PR and Marketing

Today’s session was all about PR and marketing.

We started off looking at how to put together a press release, thinking about the four questions you need to ask yourself each time you put one together:

  • who are you writing for?
  • what have you got to say?
  • how are you going to say it?
  • where are you going to send it?

We talked about the importance of using the right sort of language and looked at three examples of press text that were each talking about the same artworks by Damien Hirst but all used very different language. One was from a specialist arts publication, one from a national broadsheet newspaper and one from Newsround and it was quite easy for us to guess which was which from the sort of language used. For example, the tank used to contain one of the artworks was described as a ‘vitrine’, a ‘glass tank of formaldehyde’ and a ‘big tank full of chemicals’.

We also talked about the importance of making the opening paragraph as interesting and succinct as possible – journalists are very busy and if you don’t grab their attention with your first paragraph then they may not read the rest of the press release.

We divided the press release into five main chunks:

  • the headline
  • the opening paragraph
  • the mid section (containing quotes and other interesing information)
  • the closing section (containing the ‘call to action’ i.e. telling people what’s happening when and where)
  • the Notes to Editors (this section comes after the main body of the press release and gives additional information on, for example, the project funders and partners

We talked about some of the audiences we might want to reach with our press releases and came up with a list of possible media outputs that Lizzie can target when she sends out releases in the new year.

Rachel then got us thinking about the exhibition interpretation and marketing materials, including interpretation banners, postcards and the website.

We agreed that there should be four banners: one explaining a bit about the background to the project, one explaining how MRI technology works, one talking about the ethical issues we’ve explored during the project, and one with a bit of info on the links between science and art. However, we also agreed that these banners should be eye-catching and not too text-heavy and cluttered and that they should use dynamic language and carefully-selected images. We thought that the branding for the exhibition should be fun but with a scientific slant.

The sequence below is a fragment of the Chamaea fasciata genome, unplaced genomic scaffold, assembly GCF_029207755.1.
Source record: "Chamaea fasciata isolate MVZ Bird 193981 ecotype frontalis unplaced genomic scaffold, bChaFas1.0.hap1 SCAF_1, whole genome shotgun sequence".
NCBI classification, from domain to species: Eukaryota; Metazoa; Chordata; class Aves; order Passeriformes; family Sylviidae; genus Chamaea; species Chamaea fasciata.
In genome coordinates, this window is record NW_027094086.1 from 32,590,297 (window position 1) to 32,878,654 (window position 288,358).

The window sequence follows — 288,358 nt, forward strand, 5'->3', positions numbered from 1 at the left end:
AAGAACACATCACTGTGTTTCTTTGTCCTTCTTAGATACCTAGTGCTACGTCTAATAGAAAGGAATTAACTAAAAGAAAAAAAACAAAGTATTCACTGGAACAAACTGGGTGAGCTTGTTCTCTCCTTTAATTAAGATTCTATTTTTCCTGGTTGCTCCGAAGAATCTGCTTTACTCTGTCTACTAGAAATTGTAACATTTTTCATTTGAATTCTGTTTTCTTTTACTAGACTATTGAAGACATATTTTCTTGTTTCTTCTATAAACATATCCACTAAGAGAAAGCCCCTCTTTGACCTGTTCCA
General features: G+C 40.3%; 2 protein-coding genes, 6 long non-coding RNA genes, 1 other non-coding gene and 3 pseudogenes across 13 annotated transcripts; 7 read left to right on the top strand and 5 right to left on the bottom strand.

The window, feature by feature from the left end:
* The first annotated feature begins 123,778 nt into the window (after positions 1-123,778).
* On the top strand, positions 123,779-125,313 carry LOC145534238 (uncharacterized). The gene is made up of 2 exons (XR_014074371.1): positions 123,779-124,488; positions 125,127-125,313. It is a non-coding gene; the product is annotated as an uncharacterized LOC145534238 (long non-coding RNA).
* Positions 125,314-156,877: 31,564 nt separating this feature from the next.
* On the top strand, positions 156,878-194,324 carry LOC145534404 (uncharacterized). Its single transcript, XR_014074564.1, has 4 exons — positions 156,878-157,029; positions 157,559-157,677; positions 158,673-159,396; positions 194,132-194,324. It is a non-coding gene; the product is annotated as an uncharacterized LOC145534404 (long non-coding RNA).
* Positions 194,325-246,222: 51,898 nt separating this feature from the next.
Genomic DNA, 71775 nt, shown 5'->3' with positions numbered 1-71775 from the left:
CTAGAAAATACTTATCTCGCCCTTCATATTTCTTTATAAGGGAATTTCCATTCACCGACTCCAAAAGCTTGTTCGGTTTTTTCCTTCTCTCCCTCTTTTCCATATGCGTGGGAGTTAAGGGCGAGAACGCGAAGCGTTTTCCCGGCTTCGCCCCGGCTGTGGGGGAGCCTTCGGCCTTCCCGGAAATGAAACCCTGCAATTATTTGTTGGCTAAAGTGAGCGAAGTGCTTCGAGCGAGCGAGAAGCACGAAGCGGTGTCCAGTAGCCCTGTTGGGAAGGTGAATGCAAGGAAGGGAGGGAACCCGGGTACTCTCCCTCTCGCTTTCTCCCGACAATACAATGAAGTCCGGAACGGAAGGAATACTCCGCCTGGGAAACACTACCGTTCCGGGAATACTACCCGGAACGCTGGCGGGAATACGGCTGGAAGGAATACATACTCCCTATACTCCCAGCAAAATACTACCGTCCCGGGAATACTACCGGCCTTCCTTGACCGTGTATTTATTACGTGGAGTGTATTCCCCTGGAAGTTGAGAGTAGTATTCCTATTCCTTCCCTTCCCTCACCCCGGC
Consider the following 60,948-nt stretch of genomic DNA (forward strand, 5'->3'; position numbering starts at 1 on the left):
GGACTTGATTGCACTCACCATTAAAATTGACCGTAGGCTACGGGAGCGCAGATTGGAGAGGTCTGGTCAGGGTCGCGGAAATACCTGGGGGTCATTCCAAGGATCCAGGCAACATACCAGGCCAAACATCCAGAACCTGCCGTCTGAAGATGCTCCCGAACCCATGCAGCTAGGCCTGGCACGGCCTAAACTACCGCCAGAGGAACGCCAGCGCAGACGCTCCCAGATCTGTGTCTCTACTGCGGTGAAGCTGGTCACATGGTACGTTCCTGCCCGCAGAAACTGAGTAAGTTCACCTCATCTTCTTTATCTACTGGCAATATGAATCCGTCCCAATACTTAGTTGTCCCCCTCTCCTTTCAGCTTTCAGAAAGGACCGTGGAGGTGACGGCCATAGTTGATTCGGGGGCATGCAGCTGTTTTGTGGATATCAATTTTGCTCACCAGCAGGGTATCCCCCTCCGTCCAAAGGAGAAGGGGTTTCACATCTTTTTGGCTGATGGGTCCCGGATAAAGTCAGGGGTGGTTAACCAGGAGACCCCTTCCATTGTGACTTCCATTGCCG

We talked about other display materials we could use, including a blow-up version of the MRI scanner that visitors would have to walk through to get into the exhibition plus a pod with a touch-screen linked to all of the background information on the project. We discussed the fact that unfortunately these probably won’t be possible as we have to stay within a budget and these ideas could both end up costing a lot of money to build.

The postcards and the website are going to combine to carry out the same function as an exhibition brochure. i.e. the postcards will be in each of the exhibition venues and will direct people towards the website. The website will contain lots of information about the project, including:

  • information on all project partners, funders and supporters
  • an explanation of how and why the project came about
  • details of all of the topics we’ve covered (MRI technology, the history of portraiture, the development of the notion of the individual in society, ethics, creative digital technology, the links between science and art) as well as links to interesting external sites that give more information on each of these subjects
  • information on all of the project team, including the Archbishop Holgate’s students – this section could include extracts from our audio and video interviews as well as photographic portraits
  • more detailed biographies of all our portrait subjects
  • quotes from people who’ve taken part in the project as well as the messages of support we received from some of the well-known people we approached about taking part in the project

We talked again about the importance of using the right sort of language and agreed that it needed to be fairly formal (i.e. not slang), without being too high-brow and scientific so as not to exclude people from a non-scientific background.

We thought it would be a good idea to have ‘taster paragraphs’ on the website that people could read and then decide if they wanted to click through to another page for further information.

At the end of the session, we split the group into pairs and each pair was asked to write some text about a particular topic area. This will be used as the basis for the text used on the interpretation banners and the exhibition website.

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